Part One of this interview can be found here.
Pictured: Emily Maguire and I before the Sleepers Salon in October.
I ask Maguire about the setting. Is it pertinent for this story to be set in Sydney? She says it probably could have been a few cities, but ‘western Sydney is – the cliché is ‘melting pot’, but it’s not very melty actually, it’s more like lots of different kinds of people clashing with each other.
‘Part of it is, Adam is an outsider, his expectations of Sydney are Bondi and beaches, sea water, all that side of it, and it’s not that, y’no?. But there are two universities near there so there are students, there are a lot of international students, there are a lot of immigrants, but it’s also partly, newly gentrified so you have wealth cropping up and – it’s a clash.
‘There were a few other places in the world, there are probably parts of Melbourne, there are certain American cities that have that too. But as an Australian writing, and as someone from Sydney, I think that particular area is the kind of place where you do get these odd mixes of people who have smashed into each other and are a bit stuck where they are and so you get these weird kind of friendships.
‘There are a lot of street characters there too, they’re known as that although I’m sure they don’t think of themselves as characters – they’re living their lives – but, people who’ve lived there a long time can tell you the stories about these street people. “The man with a stick” is kinda based on a real guy.’
I was really struck by how calm the character Katie is after she acts out, such as after she harms herself. Her calmness is what’s really confronting to Adam and the other characters. There’s a scene where she’s bald, barefoot and scarred, and she’s wearing a red dress ‘of a style Graeme recognised from his youth’, and a navy and white polka-dot apron. She is making Graeme dinner. It’s a very beautiful, sad and tense scene. I asked Maguire if she thought some readers might be confronted by the book, the way the other characters are sometimes confronted by Katie.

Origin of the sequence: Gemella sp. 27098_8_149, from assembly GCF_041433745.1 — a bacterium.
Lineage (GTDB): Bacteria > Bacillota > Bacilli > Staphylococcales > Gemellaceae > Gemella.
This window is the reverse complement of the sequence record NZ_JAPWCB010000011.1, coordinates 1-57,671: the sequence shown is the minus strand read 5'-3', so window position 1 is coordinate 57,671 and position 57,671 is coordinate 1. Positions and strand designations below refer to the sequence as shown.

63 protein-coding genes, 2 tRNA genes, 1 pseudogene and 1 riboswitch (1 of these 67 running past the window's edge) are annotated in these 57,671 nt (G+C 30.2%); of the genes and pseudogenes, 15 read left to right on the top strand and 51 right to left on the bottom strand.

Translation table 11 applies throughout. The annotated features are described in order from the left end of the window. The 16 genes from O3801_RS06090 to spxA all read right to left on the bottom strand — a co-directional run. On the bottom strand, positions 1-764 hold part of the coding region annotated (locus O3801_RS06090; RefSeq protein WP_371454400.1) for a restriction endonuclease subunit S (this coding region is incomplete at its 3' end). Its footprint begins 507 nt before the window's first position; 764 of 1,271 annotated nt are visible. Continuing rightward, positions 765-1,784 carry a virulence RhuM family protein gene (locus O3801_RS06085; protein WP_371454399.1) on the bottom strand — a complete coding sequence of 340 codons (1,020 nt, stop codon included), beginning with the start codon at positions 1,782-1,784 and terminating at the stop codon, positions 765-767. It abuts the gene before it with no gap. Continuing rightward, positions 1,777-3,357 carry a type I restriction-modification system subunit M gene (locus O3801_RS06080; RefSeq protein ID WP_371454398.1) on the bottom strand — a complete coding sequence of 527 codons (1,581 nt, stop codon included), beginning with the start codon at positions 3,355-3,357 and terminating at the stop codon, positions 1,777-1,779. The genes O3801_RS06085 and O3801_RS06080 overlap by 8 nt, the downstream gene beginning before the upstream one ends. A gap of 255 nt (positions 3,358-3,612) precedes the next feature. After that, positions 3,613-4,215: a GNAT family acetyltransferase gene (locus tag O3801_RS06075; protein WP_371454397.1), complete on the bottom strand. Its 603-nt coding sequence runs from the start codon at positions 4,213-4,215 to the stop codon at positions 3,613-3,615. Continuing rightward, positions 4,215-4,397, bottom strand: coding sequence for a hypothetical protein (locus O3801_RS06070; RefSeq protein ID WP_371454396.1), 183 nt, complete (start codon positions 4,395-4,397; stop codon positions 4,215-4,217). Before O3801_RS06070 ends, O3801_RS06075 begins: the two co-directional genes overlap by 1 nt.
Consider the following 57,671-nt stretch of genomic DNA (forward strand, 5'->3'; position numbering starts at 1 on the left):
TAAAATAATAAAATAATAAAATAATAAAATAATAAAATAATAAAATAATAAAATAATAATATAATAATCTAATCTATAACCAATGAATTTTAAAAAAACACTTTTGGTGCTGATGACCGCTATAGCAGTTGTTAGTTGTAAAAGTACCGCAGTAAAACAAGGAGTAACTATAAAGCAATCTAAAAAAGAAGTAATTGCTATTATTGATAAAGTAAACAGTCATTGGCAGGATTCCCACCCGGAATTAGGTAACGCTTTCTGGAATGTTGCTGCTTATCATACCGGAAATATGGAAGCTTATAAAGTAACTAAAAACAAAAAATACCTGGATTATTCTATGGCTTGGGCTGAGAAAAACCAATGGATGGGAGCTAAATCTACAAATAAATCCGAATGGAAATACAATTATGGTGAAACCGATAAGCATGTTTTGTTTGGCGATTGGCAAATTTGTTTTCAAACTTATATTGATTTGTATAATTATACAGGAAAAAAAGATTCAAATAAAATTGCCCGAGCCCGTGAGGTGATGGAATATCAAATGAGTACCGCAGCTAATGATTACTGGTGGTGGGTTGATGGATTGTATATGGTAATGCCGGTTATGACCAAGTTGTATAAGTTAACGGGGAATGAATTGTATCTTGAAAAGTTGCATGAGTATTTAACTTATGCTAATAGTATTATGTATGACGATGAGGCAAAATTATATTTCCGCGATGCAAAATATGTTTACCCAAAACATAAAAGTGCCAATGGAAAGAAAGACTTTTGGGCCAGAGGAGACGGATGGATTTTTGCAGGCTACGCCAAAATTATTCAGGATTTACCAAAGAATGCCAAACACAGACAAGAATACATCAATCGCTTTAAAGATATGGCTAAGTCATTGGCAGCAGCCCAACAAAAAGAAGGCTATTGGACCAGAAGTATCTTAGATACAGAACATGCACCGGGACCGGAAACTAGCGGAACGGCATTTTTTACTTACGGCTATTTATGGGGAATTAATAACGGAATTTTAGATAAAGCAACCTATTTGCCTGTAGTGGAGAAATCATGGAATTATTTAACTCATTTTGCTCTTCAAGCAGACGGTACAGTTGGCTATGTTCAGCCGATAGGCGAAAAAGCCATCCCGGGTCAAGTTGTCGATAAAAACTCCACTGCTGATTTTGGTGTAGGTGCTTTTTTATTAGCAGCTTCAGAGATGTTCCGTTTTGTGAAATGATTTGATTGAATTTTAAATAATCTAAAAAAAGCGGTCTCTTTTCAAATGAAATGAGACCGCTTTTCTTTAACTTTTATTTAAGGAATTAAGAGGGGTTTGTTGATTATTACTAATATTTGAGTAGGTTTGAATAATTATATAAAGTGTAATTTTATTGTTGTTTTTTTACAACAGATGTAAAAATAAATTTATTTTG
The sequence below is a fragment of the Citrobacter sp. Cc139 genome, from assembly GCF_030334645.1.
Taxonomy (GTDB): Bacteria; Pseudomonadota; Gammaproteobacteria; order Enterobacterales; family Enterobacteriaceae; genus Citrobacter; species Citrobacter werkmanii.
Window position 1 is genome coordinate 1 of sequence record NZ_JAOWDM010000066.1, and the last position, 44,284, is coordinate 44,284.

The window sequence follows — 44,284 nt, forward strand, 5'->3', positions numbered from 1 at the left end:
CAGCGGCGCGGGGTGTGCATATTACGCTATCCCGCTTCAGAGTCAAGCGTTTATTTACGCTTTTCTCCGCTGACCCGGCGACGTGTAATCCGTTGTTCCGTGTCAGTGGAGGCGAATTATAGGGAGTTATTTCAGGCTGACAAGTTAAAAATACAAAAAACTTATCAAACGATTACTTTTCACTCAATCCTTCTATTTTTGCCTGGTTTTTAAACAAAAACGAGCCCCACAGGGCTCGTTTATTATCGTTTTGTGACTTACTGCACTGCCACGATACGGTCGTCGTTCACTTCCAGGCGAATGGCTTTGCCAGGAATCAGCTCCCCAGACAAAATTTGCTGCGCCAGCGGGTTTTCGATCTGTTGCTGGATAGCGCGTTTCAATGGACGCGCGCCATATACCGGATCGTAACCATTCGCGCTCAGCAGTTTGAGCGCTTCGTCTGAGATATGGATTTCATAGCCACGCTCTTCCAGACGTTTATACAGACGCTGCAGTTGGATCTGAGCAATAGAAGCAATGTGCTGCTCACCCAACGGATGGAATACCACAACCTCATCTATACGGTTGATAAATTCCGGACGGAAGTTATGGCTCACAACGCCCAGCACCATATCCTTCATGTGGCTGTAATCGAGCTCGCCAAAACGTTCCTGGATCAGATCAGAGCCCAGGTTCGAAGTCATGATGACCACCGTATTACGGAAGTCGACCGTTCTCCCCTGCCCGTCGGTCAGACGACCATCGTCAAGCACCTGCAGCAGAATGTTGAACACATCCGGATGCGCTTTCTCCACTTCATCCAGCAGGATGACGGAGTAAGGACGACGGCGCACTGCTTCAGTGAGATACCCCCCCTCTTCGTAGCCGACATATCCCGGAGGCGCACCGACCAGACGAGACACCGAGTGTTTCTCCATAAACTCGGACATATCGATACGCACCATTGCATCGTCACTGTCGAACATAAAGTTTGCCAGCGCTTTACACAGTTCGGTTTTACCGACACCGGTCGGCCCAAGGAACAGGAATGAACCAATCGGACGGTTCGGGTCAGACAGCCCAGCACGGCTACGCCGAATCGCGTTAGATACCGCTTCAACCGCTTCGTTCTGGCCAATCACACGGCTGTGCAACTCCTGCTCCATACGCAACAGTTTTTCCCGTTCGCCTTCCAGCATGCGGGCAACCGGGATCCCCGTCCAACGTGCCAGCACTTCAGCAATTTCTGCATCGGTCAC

‘Yeah. It’s really interesting to me how different people relate to the characters when they read it – I feel like I learn a lot about them. Some people have said “she’s so irritating, she’s so self-indulgent”, which I think is partly true, but others have said “I love her, she’s great” – and I feel somewhere in between the two. I hope both things are true – that even though she is irritating and kind of self-indulgent, that’s the flip-side of what I think is lovely about her, which is the deep empathy and the way she doesn’t “mature things away”. She takes everything seriously, whether it’s a celebrity’s crisis, or cooking dinner – she really throws herself into everything – which can be trying, if you’re actually with someone like that’.
There’s a part in the book, in one of Katie’s chapters, about distraction being ‘the stuff of life’ and being what allowed Katie to ‘get on with the stuff of life’. I did sort of see it as the symbolic part – of contemporary existence in general. But Maguire said that’s only one part of it: ‘I don’t mean to highlight it in just a cynical, critical way because I think distraction is a big part of actual survival. The characters don’t really have a religion or an afterlife to look forward to and you do kinda get to that point of “what’s the point?” And part of that is just connecting with other people and finding beauty in the world and things to care about. So that’s the other side of that. So it can become a really negative thing if you never stop to reflect – if you’re always concentrating on the next thing so you never have to stop and you never have to think about your life, but to an extent it’s quite a healthy coping mechanism, too.’
Because I always love to know what authors read, particularly if I admire them and their writing, I ask Maguire about some of her favourite books. She goes back often to Graham Greene. ‘He’s a Catholic writer, in that his Catholicism comes into his work, but he’s very cold and hard. His writing is old-fashioned in a way but it’s sort of the way I write too, and what I love, that old-fashioned psychological realism. Characters that really start delving into their soul, and books that examine how they make choices in their life. One of his books in particular, The Heart of the Matter, was hugely influential for Smoke in the Room.’
Jane Eyre is Maguire’s ‘touchstone book’, but more for her as a person, than a writer. ‘It’s just a really important book to me … I just love it’. She also cites Nadine Gordimer – the South African novelist, ‘who is my idol in the way she can write about politics or political situations, but her novels are still really character-driven. You never feel like you’re reading a political novel, but it’s there. It’s South Africa and it’s the context of the lives of her characters. She’s wonderful’.
After our talk, I watch Maguire in Q&A with Steven Amsterdam at the Sleepers Salon, and learn that at an early stage of writing this book, she suffered a stroke. What happened, was that she came back to the draft and found it somewhat ‘cold’. The book you read now has come about through a life-changing experience. And the characters have their own revelations – through circumstance, through inevitability, and through conscious decision. It’s sometimes up to the reader to think about just which of these things has affected an outcome (choice or inevitability?). And I’m sure Maguire would be able to see deep inside you, depending what you chose.
You can find more details about Emily Maguire and her books on her website.